Toyota Motor Corp. will recall 50 Venza and Sienna vehicles manufactured in the United States in March after being told by a supplier that they had been equipped with faulty drive shafts.
In a recall notice filed with U.S. safety regulators and published on Monday, Toyota said the defective vehicles were at risk of suddenly losing power if the drive shaft were to break on the road, increasing the risk of an accident.
The Japanese automaker said its supplier GKN Plc had notified it on March 11 that it had supplied drive shafts from a plant in North Carolina that were defective because they had not been sufficiently heat treated.
Toyota said it decided in late May to recall the handful of Venza crossover wagons and Sienna minivans that had already been shipped to dealers with the defective parts.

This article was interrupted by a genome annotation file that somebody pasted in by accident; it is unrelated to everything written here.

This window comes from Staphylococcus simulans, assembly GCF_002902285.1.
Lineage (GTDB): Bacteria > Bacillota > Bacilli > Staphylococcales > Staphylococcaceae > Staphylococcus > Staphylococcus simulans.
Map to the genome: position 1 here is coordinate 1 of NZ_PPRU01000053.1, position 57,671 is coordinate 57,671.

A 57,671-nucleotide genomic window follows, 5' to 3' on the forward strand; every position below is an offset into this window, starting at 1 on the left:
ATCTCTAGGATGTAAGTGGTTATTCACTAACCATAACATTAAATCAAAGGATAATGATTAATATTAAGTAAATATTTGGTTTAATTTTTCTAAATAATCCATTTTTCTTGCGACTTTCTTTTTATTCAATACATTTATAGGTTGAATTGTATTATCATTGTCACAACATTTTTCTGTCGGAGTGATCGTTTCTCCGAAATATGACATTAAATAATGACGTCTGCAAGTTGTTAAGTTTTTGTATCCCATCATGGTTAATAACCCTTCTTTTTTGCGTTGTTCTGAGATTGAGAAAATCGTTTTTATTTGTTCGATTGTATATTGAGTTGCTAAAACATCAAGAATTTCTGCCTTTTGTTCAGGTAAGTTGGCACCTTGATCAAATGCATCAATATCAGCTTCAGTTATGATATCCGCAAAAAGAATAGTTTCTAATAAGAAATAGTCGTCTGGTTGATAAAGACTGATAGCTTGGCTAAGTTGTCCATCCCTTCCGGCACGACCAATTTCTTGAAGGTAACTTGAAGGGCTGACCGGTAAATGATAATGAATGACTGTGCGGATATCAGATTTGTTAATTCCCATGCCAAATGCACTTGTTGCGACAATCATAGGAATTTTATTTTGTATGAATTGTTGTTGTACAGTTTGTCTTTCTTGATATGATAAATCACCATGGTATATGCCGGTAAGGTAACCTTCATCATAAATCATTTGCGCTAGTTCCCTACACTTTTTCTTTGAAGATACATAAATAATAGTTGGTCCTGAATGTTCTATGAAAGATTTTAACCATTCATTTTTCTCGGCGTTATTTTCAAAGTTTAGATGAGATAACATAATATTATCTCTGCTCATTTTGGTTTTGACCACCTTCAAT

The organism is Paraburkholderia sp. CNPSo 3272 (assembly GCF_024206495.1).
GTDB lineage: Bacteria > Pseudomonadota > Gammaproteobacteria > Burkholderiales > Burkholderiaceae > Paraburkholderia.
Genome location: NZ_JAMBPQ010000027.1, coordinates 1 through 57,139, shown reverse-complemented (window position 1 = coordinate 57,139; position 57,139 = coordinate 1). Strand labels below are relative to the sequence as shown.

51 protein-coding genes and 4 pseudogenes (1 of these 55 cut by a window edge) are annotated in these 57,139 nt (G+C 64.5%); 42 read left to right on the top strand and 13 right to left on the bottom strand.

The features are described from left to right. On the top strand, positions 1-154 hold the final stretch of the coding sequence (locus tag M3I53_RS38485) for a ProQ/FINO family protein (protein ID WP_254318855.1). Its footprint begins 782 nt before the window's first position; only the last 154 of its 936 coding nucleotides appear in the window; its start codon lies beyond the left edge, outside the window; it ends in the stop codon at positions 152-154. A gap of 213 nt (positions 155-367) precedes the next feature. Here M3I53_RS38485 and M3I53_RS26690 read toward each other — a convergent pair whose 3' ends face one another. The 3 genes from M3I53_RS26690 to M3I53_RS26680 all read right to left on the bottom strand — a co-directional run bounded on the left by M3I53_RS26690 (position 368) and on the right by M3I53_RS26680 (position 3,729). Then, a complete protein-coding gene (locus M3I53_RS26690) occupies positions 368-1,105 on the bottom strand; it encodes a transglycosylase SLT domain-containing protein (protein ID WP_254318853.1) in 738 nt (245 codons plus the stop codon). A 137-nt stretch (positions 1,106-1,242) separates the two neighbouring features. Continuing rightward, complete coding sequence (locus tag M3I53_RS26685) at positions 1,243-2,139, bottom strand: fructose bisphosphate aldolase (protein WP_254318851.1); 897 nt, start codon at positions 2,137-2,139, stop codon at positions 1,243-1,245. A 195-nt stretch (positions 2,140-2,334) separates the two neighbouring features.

The recall covers 34 Venza wagons and 16 Sienna minivans for the 2011 model year. The vehicles affected by the recall were manufactured at Toyota plants in Indiana and Kentucky between March 7 and March 10.
Toyota said it would begin notifying owners of the recall in mid-June and replace the defective drive shafts at no cost.
The top Japanese automaker has pledged to move faster to remedy quality problems after a costly wave of recalls in 2010 that battered its image and left it facing legal claims for damages in the United States.
An outside panel appointed by Toyota said last month that the automaker had made progress but needed to do more to fix a crisis in decision making and other shortcomings in corporate culture that had led to the recall of millions of vehicles over complaints of unintended acceleration.
(Editing by Chris Gallagher)
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